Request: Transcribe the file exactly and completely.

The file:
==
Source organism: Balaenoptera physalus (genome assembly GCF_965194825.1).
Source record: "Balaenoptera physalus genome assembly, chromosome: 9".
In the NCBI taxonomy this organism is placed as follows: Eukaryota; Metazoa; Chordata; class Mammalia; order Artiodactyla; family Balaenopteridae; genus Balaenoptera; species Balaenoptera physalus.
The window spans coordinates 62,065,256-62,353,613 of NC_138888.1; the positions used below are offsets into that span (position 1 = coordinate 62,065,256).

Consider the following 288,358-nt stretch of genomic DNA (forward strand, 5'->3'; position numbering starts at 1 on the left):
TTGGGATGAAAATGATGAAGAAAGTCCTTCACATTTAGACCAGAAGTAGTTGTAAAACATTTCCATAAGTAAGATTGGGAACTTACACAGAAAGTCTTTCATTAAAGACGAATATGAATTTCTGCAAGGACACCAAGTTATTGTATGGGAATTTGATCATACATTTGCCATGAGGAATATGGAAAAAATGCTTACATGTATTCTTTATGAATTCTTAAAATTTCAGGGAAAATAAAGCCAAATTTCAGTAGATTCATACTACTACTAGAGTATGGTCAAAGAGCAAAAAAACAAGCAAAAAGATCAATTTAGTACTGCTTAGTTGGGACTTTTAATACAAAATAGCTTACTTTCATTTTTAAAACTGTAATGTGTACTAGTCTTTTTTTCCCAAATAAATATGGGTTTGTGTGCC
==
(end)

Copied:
Source organism: Balaenoptera physalus (genome assembly GCF_965194825.1).
Source record: "Balaenoptera physalus genome assembly, chromosome: 9".
In the NCBI taxonomy this organism is placed as follows: Eukaryota; Metazoa; Chordata; class Mammalia; order Artiodactyla; family Balaenopteridae; genus Balaenoptera; species Balaenoptera physalus.
The window spans coordinates 62,065,256-62,353,613 of NC_138888.1; the positions used below are offsets into that span (position 1 = coordinate 62,065,256).

Consider the following 288,358-nt stretch of genomic DNA (forward strand, 5'->3'; position numbering starts at 1 on the left):
TTGGGATGAAAATGATGAAGAAAGTCCTTCACATTTAGACCAGAAGTAGTTGTAAAACATTTCCATAAGTAAGATTGGGAACTTACACAGAAAGTCTTTCATTAAAGACGAATATGAATTTCTGCAAGGACACCAAGTTATTGTATGGGAATTTGATCATACATTTGCCATGAGGAATATGGAAAAAATGCTTACATGTATTCTTTATGAATTCTTAAAATTTCAGGGAAAATAAAGCCAAATTTCAGTAGATTCATACTACTACTAGAGTATGGTCAAAGAGCAAAAAAACAAGCAAAAAGATCAATTTAGTACTGCTTAGTTGGGACTTTTAATACAAAATAGCTTACTTTCATTTTTAAAACTGTAATGTGTACTAGTCTTTTTTTCCCAAATAAATATGGGTTTGTGTGCC